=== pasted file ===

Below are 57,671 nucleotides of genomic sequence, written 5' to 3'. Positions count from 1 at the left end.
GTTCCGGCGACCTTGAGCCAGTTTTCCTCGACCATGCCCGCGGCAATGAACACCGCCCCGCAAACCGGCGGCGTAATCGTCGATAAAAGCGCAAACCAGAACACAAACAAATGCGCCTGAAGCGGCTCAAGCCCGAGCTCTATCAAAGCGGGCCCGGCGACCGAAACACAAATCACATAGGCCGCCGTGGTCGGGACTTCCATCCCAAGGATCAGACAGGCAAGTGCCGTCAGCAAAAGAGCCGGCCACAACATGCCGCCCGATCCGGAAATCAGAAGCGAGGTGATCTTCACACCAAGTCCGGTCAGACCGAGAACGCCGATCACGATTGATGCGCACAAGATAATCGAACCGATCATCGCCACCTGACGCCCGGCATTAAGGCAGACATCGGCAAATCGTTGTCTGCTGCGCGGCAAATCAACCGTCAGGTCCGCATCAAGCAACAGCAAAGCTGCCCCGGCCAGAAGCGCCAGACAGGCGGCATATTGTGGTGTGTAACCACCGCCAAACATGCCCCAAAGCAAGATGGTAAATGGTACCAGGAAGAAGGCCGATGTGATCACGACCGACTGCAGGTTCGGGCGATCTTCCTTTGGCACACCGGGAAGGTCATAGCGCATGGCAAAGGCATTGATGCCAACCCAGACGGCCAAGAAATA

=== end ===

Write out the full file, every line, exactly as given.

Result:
Below are 57,671 nucleotides of genomic sequence, written 5' to 3'. Positions count from 1 at the left end.
GTTCCGGCGACCTTGAGCCAGTTTTCCTCGACCATGCCCGCGGCAATGAACACCGCCCCGCAAACCGGCGGCGTAATCGTCGATAAAAGCGCAAACCAGAACACAAACAAATGCGCCTGAAGCGGCTCAAGCCCGAGCTCTATCAAAGCGGGCCCGGCGACCGAAACACAAATCACATAGGCCGCCGTGGTCGGGACTTCCATCCCAAGGATCAGACAGGCAAGTGCCGTCAGCAAAAGAGCCGGCCACAACATGCCGCCCGATCCGGAAATCAGAAGCGAGGTGATCTTCACACCAAGTCCGGTCAGACCGAGAACGCCGATCACGATTGATGCGCACAAGATAATCGAACCGATCATCGCCACCTGACGCCCGGCATTAAGGCAGACATCGGCAAATCGTTGTCTGCTGCGCGGCAAATCAACCGTCAGGTCCGCATCAAGCAACAGCAAAGCTGCCCCGGCCAGAAGCGCCAGACAGGCGGCATATTGTGGTGTGTAACCACCGCCAAACATGCCCCAAAGCAAGATGGTAAATGGTACCAGGAAGAAGGCCGATGTGATCACGACCGACTGCAGGTTCGGGCGATCTTCCTTTGGCACACCGGGAAGGTCATAGCGCATGGCAAAGGCATTGATGCCAACCCAGACGGCCAAGAAATA